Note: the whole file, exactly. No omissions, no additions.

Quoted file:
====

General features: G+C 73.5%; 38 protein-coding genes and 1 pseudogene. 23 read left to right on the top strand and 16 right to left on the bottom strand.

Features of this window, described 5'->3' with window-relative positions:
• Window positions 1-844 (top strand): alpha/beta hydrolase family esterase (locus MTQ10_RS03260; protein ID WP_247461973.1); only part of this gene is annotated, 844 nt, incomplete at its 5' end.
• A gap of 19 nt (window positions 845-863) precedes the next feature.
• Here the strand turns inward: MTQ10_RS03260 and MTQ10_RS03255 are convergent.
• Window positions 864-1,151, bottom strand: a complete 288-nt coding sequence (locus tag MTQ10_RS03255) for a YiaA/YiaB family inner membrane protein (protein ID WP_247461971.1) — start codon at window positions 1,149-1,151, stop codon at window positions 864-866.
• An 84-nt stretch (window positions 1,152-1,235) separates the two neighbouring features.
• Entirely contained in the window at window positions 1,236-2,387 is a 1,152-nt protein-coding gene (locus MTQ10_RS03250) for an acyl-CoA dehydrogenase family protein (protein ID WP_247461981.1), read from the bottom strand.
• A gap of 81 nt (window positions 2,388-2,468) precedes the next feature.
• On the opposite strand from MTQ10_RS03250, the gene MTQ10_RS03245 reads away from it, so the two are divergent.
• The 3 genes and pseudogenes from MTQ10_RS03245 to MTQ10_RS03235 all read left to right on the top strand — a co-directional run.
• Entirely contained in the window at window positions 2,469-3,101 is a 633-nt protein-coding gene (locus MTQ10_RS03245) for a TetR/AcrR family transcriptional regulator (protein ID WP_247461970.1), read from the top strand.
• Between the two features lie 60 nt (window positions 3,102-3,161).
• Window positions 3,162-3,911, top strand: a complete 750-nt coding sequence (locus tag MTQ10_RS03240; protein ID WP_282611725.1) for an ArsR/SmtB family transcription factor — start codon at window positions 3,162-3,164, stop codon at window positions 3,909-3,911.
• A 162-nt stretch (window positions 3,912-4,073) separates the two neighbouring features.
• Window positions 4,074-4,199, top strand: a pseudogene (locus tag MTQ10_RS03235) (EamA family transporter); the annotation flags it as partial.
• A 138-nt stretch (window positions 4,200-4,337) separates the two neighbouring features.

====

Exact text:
General features: G+C 73.5%; 38 protein-coding genes and 1 pseudogene. 23 read left to right on the top strand and 16 right to left on the bottom strand.

Features of this window, described 5'->3' with window-relative positions:
• Window positions 1-844 (top strand): alpha/beta hydrolase family esterase (locus MTQ10_RS03260; protein ID WP_247461973.1); only part of this gene is annotated, 844 nt, incomplete at its 5' end.
• A gap of 19 nt (window positions 845-863) precedes the next feature.
• Here the strand turns inward: MTQ10_RS03260 and MTQ10_RS03255 are convergent.
• Window positions 864-1,151, bottom strand: a complete 288-nt coding sequence (locus tag MTQ10_RS03255) for a YiaA/YiaB family inner membrane protein (protein ID WP_247461971.1) — start codon at window positions 1,149-1,151, stop codon at window positions 864-866.
• An 84-nt stretch (window positions 1,152-1,235) separates the two neighbouring features.
• Entirely contained in the window at window positions 1,236-2,387 is a 1,152-nt protein-coding gene (locus MTQ10_RS03250) for an acyl-CoA dehydrogenase family protein (protein ID WP_247461981.1), read from the bottom strand.
• A gap of 81 nt (window positions 2,388-2,468) precedes the next feature.
• On the opposite strand from MTQ10_RS03250, the gene MTQ10_RS03245 reads away from it, so the two are divergent.
• The 3 genes and pseudogenes from MTQ10_RS03245 to MTQ10_RS03235 all read left to right on the top strand — a co-directional run.
• Entirely contained in the window at window positions 2,469-3,101 is a 633-nt protein-coding gene (locus MTQ10_RS03245) for a TetR/AcrR family transcriptional regulator (protein ID WP_247461970.1), read from the top strand.
• Between the two features lie 60 nt (window positions 3,102-3,161).
• Window positions 3,162-3,911, top strand: a complete 750-nt coding sequence (locus tag MTQ10_RS03240; protein ID WP_282611725.1) for an ArsR/SmtB family transcription factor — start codon at window positions 3,162-3,164, stop codon at window positions 3,909-3,911.
• A 162-nt stretch (window positions 3,912-4,073) separates the two neighbouring features.
• Window positions 4,074-4,199, top strand: a pseudogene (locus tag MTQ10_RS03235) (EamA family transporter); the annotation flags it as partial.
• A 138-nt stretch (window positions 4,200-4,337) separates the two neighbouring features.